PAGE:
Vaccination rates among U.S. adults remain “unacceptably low” for many illnesses, including pneumonia, according to the CDC.
Although coverage rates have increased slightly for some vaccines, such as HPV and Tdap, vaccination rates for most diseases remain stable at low levels, the agency reported in Morbidity & Mortality Weekly Report.
“Many adults have not received one or more recommended vaccines,” the CDC wrote. “Routine assessment of adult patient vaccination needs, recommendation, and offer of needed vaccinations for adults should be incorporated into routine clinical care of adults.”
The report analyzed data from the National Health Interview Survey from 2010-2011 for six vaccines: hepatitis A, hepatitis B, herpes zoster, HPV, pneumococal disease, and Tdap.
The number of women aged 19 to 26 years who received at least one dose of HPV vaccine increased from 20.7% in 2010 to 29.5% in 2011. Only about 3% of males were vaccinated against HPV in 2011, a rate attributable to the fact that recommendations for this population were issued late in 2011.
Tdap vaccination rates increased 4.3 percentage points among the general population to 12.5% in 2011, and 6.5 percentage points in healthcare workers to to 26.8%.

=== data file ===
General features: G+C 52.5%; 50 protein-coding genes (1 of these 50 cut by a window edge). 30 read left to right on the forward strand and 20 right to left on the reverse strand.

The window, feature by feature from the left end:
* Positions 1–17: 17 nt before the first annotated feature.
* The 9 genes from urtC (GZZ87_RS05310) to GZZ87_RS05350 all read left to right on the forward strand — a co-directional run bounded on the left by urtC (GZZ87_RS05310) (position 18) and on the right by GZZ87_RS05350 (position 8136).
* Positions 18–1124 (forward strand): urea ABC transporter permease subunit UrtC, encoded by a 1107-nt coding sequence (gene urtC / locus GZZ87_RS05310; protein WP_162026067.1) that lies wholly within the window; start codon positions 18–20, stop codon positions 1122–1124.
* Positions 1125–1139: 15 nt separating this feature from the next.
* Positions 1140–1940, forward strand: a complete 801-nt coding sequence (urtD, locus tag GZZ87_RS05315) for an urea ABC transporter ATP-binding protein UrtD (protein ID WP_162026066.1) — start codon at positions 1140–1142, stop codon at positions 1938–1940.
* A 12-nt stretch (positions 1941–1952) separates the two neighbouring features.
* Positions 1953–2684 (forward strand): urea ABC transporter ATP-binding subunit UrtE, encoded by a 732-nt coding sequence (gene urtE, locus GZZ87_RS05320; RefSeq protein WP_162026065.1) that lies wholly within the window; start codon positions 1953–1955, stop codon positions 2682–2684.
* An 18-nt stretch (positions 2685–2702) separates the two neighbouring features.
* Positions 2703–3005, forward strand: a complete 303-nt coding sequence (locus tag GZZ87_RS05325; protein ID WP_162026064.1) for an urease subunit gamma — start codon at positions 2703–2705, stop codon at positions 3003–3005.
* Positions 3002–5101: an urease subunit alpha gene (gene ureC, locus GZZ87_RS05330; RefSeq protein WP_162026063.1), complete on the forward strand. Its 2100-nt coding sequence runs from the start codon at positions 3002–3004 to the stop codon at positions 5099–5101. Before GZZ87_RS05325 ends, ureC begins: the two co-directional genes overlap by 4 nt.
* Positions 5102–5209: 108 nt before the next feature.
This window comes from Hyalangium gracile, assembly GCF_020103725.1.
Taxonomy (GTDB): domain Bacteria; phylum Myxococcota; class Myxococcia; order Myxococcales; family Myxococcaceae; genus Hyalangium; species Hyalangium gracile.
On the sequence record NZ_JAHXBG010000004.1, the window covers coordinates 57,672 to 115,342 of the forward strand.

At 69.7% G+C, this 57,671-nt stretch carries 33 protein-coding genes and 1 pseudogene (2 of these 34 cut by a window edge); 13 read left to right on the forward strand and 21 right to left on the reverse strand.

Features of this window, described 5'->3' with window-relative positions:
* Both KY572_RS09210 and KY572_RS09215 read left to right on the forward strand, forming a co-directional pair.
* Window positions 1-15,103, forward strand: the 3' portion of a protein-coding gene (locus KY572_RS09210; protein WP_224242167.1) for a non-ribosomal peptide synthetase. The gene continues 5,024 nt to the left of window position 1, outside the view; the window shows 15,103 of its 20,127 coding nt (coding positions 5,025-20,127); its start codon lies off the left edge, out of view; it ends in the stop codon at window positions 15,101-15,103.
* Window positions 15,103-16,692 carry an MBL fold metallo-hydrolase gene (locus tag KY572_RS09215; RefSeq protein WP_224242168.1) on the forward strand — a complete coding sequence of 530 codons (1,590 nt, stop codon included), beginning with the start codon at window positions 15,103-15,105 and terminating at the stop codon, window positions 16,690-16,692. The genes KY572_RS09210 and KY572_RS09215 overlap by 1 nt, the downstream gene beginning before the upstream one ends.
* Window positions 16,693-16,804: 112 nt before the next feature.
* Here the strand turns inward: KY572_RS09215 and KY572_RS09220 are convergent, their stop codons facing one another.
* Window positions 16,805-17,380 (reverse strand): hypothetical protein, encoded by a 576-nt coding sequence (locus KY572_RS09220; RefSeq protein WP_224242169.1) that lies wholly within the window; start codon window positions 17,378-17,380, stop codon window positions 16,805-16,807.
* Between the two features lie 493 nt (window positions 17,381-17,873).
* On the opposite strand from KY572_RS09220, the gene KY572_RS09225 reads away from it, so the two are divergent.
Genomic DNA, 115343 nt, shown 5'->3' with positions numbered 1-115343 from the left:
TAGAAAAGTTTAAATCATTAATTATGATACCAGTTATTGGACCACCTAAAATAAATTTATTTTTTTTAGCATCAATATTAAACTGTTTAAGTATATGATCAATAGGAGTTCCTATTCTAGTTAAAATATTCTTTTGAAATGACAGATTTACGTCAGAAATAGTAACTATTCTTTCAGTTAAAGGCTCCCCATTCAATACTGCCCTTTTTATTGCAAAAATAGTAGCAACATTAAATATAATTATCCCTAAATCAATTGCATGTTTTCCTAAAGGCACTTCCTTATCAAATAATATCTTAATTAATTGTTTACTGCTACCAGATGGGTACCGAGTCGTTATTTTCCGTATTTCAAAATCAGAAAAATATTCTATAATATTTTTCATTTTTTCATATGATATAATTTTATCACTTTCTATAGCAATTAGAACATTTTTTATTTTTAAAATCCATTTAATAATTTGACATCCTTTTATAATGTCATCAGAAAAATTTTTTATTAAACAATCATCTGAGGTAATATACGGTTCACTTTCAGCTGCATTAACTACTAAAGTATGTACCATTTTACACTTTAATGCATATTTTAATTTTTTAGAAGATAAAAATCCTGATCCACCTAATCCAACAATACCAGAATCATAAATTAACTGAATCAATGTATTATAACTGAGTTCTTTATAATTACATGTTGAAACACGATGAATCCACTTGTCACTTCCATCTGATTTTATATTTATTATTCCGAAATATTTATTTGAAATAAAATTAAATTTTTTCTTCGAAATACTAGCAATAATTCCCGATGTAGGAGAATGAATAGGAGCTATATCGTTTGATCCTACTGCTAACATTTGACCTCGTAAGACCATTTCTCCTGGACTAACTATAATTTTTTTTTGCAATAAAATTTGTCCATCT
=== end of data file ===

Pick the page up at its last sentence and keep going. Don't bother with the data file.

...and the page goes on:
In 2011, hepatitis A vaccination rates increased 1.8 percentage points to 12.5% for adults aged 19 to 49 years, whereas hepatitis B coverage rose just 2.1 percentage points to 35.9% — both well below the Healthy People 2020 90% coverage goal.
Herpes zoster coverage was 15.8% among adults aged 60 years and older, much lower than the recommended 30% coverage rate.
Pneumoccocal vaccine rates remain well below the 2020 targets of 90% for adults aged 65 years and older, at 62.3% in 2011, and 60% for high-risk populations aged 19 to 65 years, at 20.1%.
“Substantial improvement in adult vaccination is needed to reduce the health consequences of vaccine-preventable diseases among adults,” according to the CDC.
More efforts are needed to educate the public about the benefits of vaccines, as well as better access to vaccines in commercial and workplace settings, and proactive programs like vaccine reminder-recall systems, the agency said.
Study limitations include low survey response rates at about 66%, which increase the potential for sampling bias, and reliance on self-reported data that were not validated by medical records.